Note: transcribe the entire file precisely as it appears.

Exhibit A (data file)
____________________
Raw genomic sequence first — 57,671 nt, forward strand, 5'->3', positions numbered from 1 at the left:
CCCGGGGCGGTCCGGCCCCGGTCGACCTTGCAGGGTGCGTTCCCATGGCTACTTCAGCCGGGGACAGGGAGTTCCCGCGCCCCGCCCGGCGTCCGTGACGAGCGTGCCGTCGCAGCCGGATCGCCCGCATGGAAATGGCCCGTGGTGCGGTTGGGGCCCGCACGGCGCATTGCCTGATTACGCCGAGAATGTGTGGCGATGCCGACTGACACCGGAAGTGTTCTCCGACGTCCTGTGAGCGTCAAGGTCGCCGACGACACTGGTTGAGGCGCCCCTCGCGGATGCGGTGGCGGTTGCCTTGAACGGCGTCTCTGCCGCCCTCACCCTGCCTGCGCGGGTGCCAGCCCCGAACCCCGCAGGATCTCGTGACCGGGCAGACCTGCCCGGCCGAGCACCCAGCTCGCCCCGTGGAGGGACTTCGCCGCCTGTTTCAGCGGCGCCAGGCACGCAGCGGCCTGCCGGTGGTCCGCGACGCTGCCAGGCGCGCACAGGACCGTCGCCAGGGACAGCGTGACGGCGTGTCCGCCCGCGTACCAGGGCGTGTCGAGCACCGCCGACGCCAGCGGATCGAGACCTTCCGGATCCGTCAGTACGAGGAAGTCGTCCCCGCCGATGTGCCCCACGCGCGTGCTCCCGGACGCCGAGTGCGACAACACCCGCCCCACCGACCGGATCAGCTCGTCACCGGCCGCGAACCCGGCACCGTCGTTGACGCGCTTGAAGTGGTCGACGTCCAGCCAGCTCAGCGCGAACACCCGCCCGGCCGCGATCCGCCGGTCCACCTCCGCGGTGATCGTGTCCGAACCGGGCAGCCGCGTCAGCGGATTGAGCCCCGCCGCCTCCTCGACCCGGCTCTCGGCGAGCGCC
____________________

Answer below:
Raw genomic sequence first — 57,671 nt, forward strand, 5'->3', positions numbered from 1 at the left:
CCCGGGGCGGTCCGGCCCCGGTCGACCTTGCAGGGTGCGTTCCCATGGCTACTTCAGCCGGGGACAGGGAGTTCCCGCGCCCCGCCCGGCGTCCGTGACGAGCGTGCCGTCGCAGCCGGATCGCCCGCATGGAAATGGCCCGTGGTGCGGTTGGGGCCCGCACGGCGCATTGCCTGATTACGCCGAGAATGTGTGGCGATGCCGACTGACACCGGAAGTGTTCTCCGACGTCCTGTGAGCGTCAAGGTCGCCGACGACACTGGTTGAGGCGCCCCTCGCGGATGCGGTGGCGGTTGCCTTGAACGGCGTCTCTGCCGCCCTCACCCTGCCTGCGCGGGTGCCAGCCCCGAACCCCGCAGGATCTCGTGACCGGGCAGACCTGCCCGGCCGAGCACCCAGCTCGCCCCGTGGAGGGACTTCGCCGCCTGTTTCAGCGGCGCCAGGCACGCAGCGGCCTGCCGGTGGTCCGCGACGCTGCCAGGCGCGCACAGGACCGTCGCCAGGGACAGCGTGACGGCGTGTCCGCCCGCGTACCAGGGCGTGTCGAGCACCGCCGACGCCAGCGGATCGAGACCTTCCGGATCCGTCAGTACGAGGAAGTCGTCCCCGCCGATGTGCCCCACGCGCGTGCTCCCGGACGCCGAGTGCGACAACACCCGCCCCACCGACCGGATCAGCTCGTCACCGGCCGCGAACCCGGCACCGTCGTTGACGCGCTTGAAGTGGTCGACGTCCAGCCAGCTCAGCGCGAACACCCGCCCGGCCGCGATCCGCCGGTCCACCTCCGCGGTGATCGTGTCCGAACCGGGCAGCCGCGTCAGCGGATTGAGCCCCGCCGCCTCCTCGACCCGGCTCTCGGCGAGCGCC